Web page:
Juno Calypso (born 1989) is a talented photographer based in London. Juno’s works Joyce I and Joyce II are two series of staged portraits in which Juno herself impersonates a young woman named Joyce struggling with contemporary ideas of beauty, seduction and femininity.
Hello Juno, thank you for this interview. What are your main interests as a photographer?
Hello, thank you for having me. I think my main interest as a photographer is to show people the sort of things I imagine in my head through photography.
What are Joyce I and Joyce II about in particular, and what were you trying to communicate with this project?
Joyce I and Joyce II came to life through experimentation, without a strict narrative, but they have become about an imaginary female character and the situations she finds herself in while she is alone.
How would you describe the differences between Joyce I and Joyce II?
When I made Joyce I… I had no idea what I was doing. I was 21 and in my second year at university. It was an accident and an experiment. I only used myself as a joke before getting a real model to do a fashion shoot, but in the end it made so many people laugh that I had to carry on.
Joyce II was less of a joke. Half the series was for my graduate show and the rest was a commission for the 2013 Catlin Art Prize. With that audience in mind I wanted to show off, to make it more glossy, more pink and theatrical, while also displaying the more cynical side to my imagination.
Can you talk a bit about your creative process for the Joyce series?
I start by looking for locations online. That can take months. Then sourcing props and costumes on eBay, which takes about 5 minutes because there’s so many bizarre bargains on there. Once that’s done I pack a suitcase, digital and analogue cameras and a shutter release, and go to work.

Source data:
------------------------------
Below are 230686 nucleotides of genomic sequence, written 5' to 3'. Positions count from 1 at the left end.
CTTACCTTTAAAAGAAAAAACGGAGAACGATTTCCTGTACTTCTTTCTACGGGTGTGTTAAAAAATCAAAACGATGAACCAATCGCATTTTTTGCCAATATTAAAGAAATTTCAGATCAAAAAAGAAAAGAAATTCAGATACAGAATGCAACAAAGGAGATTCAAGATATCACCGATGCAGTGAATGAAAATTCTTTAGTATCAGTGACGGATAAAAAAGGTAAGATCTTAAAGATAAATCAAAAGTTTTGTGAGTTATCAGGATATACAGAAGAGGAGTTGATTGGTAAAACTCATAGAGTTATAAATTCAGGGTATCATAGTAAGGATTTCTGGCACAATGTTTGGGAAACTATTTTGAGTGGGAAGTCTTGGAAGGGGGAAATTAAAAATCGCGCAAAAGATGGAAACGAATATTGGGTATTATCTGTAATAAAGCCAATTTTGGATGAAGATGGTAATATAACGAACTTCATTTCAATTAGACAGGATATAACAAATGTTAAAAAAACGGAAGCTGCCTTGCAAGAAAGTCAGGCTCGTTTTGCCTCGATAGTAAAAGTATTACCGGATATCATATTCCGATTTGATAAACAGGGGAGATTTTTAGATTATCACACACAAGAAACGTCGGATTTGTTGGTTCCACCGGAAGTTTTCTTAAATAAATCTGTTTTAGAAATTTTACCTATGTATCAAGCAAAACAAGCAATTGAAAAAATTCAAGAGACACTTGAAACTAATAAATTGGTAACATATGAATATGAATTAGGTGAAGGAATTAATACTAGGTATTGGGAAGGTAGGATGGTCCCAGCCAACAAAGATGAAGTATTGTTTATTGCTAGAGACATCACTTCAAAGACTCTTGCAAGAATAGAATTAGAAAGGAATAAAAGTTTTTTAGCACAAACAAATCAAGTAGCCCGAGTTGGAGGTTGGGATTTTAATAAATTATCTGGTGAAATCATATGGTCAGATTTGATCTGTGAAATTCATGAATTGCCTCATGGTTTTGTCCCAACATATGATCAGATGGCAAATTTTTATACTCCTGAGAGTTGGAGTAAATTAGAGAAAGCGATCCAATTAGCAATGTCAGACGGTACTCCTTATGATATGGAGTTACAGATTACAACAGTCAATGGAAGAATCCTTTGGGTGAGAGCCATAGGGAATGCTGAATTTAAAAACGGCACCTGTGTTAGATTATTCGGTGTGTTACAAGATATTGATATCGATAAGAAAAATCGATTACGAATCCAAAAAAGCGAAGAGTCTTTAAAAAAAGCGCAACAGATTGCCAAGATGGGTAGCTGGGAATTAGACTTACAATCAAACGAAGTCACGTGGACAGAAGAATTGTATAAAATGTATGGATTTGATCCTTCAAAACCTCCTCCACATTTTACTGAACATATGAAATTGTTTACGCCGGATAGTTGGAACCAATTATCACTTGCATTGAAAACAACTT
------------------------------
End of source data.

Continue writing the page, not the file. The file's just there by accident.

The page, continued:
I like to stay on location for a week or so by myself and shoot day and night till I feel like I’ve exhausted it, and myself. I tend to come back with carpet burns after sliding around the floor or draping myself pretentiously over furniture all night.
Did you have any particular sources of inspiration?
Yes, I had in mind a lot of books that fed my imagination: The Edible Woman by Margaret Atwood, The Beauty Myth by Naomi Wolf, Femininity by Susan Brownmiller, Seduction by Jean Baudrillard, Female Desire by Rosalind Coward.
Visually, TV programmes like The Only Way Is Essex, Smack The Pony, Absolutely Fabulous, and films such as How To Murder Your Wife, Women on The Verge Of A Nervous Breakdown, The Stepford Wives and The Shining were all very inspiring.
Can we expect a Joyce III?
Yes, of course. I’m working on it now.
Who are some of your favourite contemporary photographers?
In no particular order, and I’ve probably left out loads, but: Charlie White, Jeff Wall, Luke Gilford, Cindy Sherman, Sarah Maple, Esther Teichmann, Jonny Briggs, Erwin Olaf, Alex Prager.
If you could change or improve one thing about the photography industry, what would it be?
More women. More money.
Do you have any other passion besides photography?
I do a lot of art direction for short films and music videos. I’m also really into trying to be a sculptor but failing.
Choose your #threewordsforphotography.
Memory. Sunsets. Porn.